Delivering spoken-word, live looping and vocal effects––in combination with hip-hop beats and original pop hooks––Hosein performs her one-woman show under the moniker, Trishes. The name is a nod to Sigmund Freud’s theory of constructs (Id, Super Ego, Ego) and Hosein uses her looper pedal and vocal processor to give a unique voicing to each part of herself. Having witnessed first-hand the challenges faced by immigrants and other underserved communities, Trishes (stylized as TRISHES) has a lot to say.
Born in Trinidad as the youngest in a large extended family, Hosein was encouraged to perform from the age of three and quickly fell in love with it. Piano lessons and writing pop songs began shortly afterwards, before moving to the United States at age seven, but American media messages implied that “brown girls” should remain quiet and studious, and Hosein began to doubt her place in music. When her lyrics were stolen and read aloud to students in her school cafeteria, it took Hosein five years to feel safe enough to start performing again. “After I moved to the U.S., it was the first time that I consciously thought that if I wanted to do this for a living, people have to want you to do it,” she shares. “It took until middle school to feel like it was something I was allowed to do.” A performance of Christina Aguilera’s “Beautiful” in seventh grade reignited her passion.
After attending an arts high school in San Diego, Hosein went on to study at the Berklee College of Music, inspired by the stylings of Björk, Regina Spektor and Fiona Apple. Moving to Los Angeles after college, Hosein still found herself trying to deliver the “socially appropriate” version of herself, and began asking “what makes you different and what do you have to say to the world that is important and that only you are uniquely positioned to say?” A college class introduced her to tabla-style voicings, sparking her love of vocal effects––and creating with the looper pedal presented a way to make a big sound while disrupting the subconscious pull of conformity: Trishes was born.
Touring followed across the States and internationally and Trishes has performed at SXSW and the Cannabis Cup, and has opened for Damian Marley, Vic Mensa, K. Flay, Neon Hitch and Gavin Turek. Recently featured by MTV/VH1 India for World Music Day: Lift Up, she had a full-circle moment playing Linda Perry’s Rock-N-Relief concert this year (Perry composed/produced Aguilera’s song “Beautiful”).
Debut EP Ego was released in 2019 as a museum-style experience, with participants checking out headphones for an audio tour of the album, alongside Hosein’s spoken word, essays and physical art pieces. She loves immersing listeners in her projects and is committed to building community through music, as well as those she serves through volunteering. Hosein concludes that, “At the end of the day when I think of who I want to be, I think of who would make my parents proud. In my family, we really measure value in love and service, so I'm proud that I continually make space for serving in my and in underrepresented communities.” Hosein volunteers with refugees in Los Angeles, works with Rock ‘n’ Roll Camps for Girls, and serves on the Board of Elder Entertainment Organization.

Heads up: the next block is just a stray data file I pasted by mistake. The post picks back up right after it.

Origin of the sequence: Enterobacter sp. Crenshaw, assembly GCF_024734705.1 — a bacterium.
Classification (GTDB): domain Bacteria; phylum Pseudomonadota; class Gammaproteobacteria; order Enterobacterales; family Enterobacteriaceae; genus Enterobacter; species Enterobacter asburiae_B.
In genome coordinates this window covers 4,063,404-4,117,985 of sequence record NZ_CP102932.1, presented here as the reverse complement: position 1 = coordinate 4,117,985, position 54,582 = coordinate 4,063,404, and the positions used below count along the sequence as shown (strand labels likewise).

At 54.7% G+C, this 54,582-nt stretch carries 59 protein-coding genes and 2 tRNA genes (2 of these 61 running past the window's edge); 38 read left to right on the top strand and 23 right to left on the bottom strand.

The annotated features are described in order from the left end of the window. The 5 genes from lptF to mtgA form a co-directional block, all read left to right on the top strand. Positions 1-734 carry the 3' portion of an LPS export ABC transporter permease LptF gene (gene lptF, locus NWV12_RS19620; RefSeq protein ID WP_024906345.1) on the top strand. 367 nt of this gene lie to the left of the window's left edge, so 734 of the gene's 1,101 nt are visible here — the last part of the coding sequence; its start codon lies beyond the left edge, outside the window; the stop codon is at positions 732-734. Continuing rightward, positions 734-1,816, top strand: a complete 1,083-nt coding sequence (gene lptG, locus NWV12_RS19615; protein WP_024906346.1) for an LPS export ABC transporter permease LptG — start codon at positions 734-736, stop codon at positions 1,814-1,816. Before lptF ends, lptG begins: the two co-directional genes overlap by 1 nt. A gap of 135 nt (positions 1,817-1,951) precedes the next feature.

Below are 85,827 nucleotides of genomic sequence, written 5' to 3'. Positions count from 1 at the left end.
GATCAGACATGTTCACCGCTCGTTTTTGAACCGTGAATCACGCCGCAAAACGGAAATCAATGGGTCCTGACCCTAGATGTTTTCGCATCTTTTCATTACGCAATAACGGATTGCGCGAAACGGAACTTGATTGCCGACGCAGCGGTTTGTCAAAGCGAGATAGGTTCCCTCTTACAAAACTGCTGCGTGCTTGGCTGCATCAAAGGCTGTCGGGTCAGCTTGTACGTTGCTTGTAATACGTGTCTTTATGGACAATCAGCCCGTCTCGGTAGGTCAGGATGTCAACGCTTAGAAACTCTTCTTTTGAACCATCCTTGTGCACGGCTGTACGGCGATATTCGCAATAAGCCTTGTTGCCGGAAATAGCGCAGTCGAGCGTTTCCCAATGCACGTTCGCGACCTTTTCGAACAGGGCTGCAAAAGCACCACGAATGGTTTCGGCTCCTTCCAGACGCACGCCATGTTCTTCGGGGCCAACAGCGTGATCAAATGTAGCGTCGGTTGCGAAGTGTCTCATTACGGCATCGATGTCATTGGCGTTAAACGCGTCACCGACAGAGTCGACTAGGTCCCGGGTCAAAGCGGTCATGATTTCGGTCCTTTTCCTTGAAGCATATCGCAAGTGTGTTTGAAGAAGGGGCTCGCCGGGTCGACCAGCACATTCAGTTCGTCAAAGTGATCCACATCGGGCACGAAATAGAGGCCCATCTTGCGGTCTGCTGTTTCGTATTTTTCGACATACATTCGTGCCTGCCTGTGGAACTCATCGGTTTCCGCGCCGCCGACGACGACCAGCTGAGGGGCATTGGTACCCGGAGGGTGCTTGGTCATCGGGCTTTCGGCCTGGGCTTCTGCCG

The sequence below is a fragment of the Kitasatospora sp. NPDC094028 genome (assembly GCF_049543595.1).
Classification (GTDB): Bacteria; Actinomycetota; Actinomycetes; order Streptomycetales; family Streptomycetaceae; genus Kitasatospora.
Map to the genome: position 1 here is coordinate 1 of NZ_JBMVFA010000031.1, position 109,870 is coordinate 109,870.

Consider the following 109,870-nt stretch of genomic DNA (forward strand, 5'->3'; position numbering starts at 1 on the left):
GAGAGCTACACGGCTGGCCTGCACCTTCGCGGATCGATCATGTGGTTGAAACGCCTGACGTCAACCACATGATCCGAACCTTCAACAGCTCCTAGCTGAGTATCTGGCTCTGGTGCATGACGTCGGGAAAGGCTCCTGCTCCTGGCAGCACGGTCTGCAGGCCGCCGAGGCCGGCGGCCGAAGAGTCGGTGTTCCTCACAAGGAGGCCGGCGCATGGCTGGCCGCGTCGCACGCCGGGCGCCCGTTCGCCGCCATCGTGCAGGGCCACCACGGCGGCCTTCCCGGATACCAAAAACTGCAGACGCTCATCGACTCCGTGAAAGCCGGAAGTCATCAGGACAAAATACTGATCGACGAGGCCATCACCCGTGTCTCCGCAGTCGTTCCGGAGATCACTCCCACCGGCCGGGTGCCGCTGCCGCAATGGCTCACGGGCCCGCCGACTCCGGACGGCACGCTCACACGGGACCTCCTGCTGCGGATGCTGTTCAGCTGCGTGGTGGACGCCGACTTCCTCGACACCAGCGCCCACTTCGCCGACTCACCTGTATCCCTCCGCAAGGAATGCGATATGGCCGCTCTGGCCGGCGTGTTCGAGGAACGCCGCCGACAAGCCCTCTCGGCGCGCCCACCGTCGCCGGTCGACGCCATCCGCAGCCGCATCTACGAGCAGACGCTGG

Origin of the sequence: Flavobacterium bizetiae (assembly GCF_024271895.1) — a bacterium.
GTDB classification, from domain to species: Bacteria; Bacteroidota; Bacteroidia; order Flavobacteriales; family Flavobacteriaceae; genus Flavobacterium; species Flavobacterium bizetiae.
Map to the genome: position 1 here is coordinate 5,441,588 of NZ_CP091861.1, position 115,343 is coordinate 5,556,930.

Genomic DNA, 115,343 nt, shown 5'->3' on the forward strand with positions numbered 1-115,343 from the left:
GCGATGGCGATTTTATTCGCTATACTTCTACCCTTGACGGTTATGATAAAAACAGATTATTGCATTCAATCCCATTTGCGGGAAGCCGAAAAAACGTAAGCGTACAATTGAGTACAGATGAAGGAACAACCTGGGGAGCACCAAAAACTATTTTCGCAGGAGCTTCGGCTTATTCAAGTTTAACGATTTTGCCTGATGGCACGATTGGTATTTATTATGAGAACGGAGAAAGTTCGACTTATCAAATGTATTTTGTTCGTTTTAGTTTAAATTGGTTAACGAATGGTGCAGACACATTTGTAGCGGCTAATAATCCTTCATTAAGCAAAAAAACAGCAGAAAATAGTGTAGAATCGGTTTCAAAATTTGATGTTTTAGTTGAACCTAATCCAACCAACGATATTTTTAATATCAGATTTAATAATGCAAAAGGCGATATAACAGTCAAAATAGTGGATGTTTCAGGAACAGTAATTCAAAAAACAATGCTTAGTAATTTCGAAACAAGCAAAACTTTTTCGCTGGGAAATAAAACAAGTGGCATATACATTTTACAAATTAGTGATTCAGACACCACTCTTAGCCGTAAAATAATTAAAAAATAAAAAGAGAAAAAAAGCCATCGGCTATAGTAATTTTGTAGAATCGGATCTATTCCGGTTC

Full-length album The Id arrives October 22, expressing exactly what Hosein wanted it to. It explores fear, shame, anger and violence––especially around expectations we put on ourselves and others. Hosein’s directorial debut for the “Gaslight” video (which premiered on NPR’s All Things Considered) was filmed remotely during lockdown, and tracks for the new record include “Venom,” “Big Sunglasses,” and “Animal”––the latter introspective having launched the project.
Watch the latest single "Big Sunglasses" Below:
For up-and-comers, Hosein says, “The thing I wish I had told my younger self would be to lean into the things that made me different. The best art is about unique perspective––and you need to figure out why your perspective is unique. That is not only what art needs, but that's what the world needs. That's how we create change; that's how we make breakthroughs.”
Contact Fiona Bloom, The Bloom Effect, [email protected]